Sorry I haven’t updated the blog in a while. I’ve been busy doing lots of uninteresting stuff like preparing lectures, writing the proposals, flying to the US for meetings and packing up our house in Utah. But the last couple weeks have been a lot more exciting. Rich was here for spring break. He arrived last Thursday night (March 13) in time to rest up for Saturday’s (March 15) Trinidad and Tobago Field Naturalist Club (TTFNC) botany group outing to Monos Island.
The Trinidad and Tobago Field Naturalist Club is a group dedicate to preserving and enjoying the natural environment of the country. The clubs mission is “to foster education and knowledge on natural history and to encourage and promote activities that would lead to the appreciation, preservation and conservation of our natural heritage.” I’m now a member and I’m anticipating Rich will be too when he actually gets here permanently. The club has monthly evening business meetings in Port of Spain with a featured speaker on issues relevant to the club. I’ve been to two business meetings now. At the first one, the featured speaker is running an organic agriculture and resource restoration project in one of the valleys (Caura) in the northern range. This month the speaker was a UWI researcher doing a coral reef restoration project.
The club also has special interest groups on birds, insects, botany, and environmental issues and sponsors regular field outings. Saturday (March 15) was the botany group outing to Monos Island. If you look at a map, you will see that there is a string of three islands coming off the tip of Trinidad’s north west peninsula extending over toward Venezuela, these are known as the Bocos islands. The one closest to Trinidad is Monos Island. Its name stems from the monkeys that once lived there but there are no monkey’s on the island now. Just to the south of Bocos Island is a forth island, Gaspar Grande. Most of the rain in Trinidad comes from the north east off the Atlantic which puts the Bocos islands in something of a rain shadow. The vegetation there is adapted to a much drier climate than what is found in the northern range. There are many cactus and deciduous trees that loose their leaves during the dry season. By southwestern US standards, its very didn’t seem very dry and the vegetation was nearly as dense as the rain forests, just dominated by different species.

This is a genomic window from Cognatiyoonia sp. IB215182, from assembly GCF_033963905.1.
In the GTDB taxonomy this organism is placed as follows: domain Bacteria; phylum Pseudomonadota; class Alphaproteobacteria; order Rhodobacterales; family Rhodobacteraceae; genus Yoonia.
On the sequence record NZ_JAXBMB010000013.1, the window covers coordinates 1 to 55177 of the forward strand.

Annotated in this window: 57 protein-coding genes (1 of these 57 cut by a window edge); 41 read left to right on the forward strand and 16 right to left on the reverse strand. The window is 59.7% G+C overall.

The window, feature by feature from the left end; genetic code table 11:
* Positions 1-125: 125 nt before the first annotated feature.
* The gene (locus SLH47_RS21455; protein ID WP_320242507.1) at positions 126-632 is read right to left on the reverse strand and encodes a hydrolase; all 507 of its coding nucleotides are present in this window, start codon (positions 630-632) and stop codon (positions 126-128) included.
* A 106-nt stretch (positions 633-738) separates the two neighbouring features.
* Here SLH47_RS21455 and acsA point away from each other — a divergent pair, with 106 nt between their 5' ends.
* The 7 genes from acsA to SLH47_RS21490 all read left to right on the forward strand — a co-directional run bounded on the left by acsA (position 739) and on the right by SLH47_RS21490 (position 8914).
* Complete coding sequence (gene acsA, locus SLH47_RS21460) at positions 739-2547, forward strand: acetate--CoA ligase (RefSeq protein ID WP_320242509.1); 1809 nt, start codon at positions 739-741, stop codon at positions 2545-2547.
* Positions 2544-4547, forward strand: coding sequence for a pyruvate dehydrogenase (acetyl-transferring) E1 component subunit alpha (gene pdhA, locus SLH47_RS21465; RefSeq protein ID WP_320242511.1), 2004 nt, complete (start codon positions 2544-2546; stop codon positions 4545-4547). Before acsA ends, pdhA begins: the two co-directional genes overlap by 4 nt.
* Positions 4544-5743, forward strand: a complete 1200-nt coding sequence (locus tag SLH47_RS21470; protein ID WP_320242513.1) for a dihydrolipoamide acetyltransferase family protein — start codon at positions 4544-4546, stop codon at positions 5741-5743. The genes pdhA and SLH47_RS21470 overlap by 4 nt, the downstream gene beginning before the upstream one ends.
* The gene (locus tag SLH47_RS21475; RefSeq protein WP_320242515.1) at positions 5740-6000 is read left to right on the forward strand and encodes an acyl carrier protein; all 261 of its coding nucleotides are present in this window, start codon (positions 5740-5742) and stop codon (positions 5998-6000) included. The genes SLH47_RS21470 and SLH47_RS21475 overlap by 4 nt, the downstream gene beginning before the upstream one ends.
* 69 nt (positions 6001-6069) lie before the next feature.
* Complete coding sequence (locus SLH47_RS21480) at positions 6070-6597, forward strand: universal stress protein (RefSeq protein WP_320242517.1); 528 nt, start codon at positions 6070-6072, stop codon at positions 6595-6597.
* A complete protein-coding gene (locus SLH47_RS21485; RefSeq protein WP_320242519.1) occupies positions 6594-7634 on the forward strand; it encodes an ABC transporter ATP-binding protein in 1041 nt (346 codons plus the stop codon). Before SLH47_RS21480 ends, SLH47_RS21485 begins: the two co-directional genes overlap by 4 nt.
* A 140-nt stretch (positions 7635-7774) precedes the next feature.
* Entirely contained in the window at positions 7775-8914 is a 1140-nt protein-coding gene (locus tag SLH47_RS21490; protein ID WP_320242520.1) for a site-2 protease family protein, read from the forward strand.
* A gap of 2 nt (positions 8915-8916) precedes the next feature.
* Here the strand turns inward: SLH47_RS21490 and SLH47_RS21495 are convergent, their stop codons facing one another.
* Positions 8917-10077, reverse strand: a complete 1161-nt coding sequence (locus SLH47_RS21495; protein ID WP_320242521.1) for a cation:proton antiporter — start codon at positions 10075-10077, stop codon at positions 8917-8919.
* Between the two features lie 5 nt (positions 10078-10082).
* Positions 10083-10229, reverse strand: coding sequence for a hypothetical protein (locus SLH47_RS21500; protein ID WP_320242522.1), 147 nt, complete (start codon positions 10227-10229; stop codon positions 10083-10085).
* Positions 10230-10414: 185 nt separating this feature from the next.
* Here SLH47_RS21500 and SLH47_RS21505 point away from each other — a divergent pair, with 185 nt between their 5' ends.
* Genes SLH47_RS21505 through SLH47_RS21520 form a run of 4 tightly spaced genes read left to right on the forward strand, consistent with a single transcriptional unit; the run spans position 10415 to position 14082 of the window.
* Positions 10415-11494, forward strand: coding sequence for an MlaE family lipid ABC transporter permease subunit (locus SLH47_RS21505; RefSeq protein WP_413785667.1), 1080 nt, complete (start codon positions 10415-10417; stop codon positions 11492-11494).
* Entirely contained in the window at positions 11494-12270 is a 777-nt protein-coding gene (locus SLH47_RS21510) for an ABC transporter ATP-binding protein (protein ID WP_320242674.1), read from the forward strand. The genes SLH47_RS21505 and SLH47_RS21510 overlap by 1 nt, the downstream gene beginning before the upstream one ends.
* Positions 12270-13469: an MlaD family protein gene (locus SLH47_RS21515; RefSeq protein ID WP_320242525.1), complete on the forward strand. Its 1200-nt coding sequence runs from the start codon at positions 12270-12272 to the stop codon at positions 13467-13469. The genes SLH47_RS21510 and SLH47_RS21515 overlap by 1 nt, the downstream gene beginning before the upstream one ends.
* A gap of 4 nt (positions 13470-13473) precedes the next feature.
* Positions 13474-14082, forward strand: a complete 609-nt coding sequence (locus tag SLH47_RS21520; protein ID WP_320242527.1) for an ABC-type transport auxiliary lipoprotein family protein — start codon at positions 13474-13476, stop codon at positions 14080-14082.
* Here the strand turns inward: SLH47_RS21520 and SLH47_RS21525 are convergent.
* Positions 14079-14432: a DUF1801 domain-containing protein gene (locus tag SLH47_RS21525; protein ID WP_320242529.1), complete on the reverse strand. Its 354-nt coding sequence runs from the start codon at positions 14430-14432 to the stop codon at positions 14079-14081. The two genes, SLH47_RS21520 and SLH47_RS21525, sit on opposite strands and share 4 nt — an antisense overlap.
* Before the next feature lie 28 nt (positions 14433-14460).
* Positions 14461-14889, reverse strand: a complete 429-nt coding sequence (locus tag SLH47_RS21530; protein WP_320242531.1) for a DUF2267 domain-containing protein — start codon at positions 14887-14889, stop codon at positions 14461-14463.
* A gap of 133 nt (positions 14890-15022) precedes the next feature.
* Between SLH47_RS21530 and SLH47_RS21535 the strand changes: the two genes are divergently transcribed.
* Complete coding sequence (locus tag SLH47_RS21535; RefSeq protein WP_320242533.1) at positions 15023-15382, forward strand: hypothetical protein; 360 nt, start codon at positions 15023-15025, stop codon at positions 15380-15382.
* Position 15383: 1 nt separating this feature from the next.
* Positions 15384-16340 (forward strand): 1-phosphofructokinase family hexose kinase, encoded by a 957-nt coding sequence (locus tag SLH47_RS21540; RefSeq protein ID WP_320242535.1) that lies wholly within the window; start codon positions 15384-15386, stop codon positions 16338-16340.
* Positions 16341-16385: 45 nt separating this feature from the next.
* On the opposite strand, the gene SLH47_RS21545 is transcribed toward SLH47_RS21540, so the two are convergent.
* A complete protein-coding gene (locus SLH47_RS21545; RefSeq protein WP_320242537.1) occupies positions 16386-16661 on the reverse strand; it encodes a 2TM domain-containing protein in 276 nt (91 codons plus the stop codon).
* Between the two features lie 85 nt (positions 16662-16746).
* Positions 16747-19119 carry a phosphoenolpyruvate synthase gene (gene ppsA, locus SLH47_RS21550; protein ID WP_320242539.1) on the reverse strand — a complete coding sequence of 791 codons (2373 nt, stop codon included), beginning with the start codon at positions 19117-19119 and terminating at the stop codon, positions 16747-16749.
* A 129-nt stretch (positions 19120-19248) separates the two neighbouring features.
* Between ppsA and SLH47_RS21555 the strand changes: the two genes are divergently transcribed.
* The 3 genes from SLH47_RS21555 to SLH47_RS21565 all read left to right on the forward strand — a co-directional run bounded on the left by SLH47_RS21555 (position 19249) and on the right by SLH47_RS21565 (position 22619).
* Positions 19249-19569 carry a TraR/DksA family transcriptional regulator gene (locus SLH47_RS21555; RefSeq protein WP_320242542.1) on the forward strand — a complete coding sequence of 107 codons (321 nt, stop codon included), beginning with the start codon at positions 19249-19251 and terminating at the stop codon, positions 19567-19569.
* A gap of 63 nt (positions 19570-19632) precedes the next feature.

We had to get up shortly after 5 am in order to meet the club in POS by 6:30 am. Then we drove out to Williams Bay on the north west peninsula where all 24 of us packed onto an open boat, put on life vests and headed up the coast and across the Boca to Monos Island. The red X on the map of Monos Island below shows the approximate location where the boat dropped us off. From there we hiked along the shore to the base of the little bay and then a ways up the valley (yellow line).
The whole Island is less than two miles across so it wasn’t a very long hike but then we weren’t there to hike and weren’t moving very fast either. We were there to survey the vegetation growing on the Island. We had a couple of guides with expertise in the local vegetation including the expert from the UWI Herbarium as well as several very experienced club members. When we got off the boat we had a not so brief overview of our objectives for the day including a long list of plants that had been documented previously on the island and some particular plants we were looking to find.
Rich and I weren’t of much use identifying plants since this is a totally new ecosystem for us. We did however learn a lot. Some of things I think of as solely domesticated house plants like philodendrons, croton, sansevieria and many orchids grow all over hear in the wild. Along the shoreline there were all these holes that looked for all the world like gopher holes. It turns out they are dug by crabs. There are these little tiny geckoes that like to live between the trunks and leaves of young palms. We were shown two species of orchids that grow on the Island although neither of them was currently in bloom. The seeds of them is transported to Trinidad from Africa with Saharan dust storms and Rich is anxious to see if we can use it to track areas that are impacted by the dust.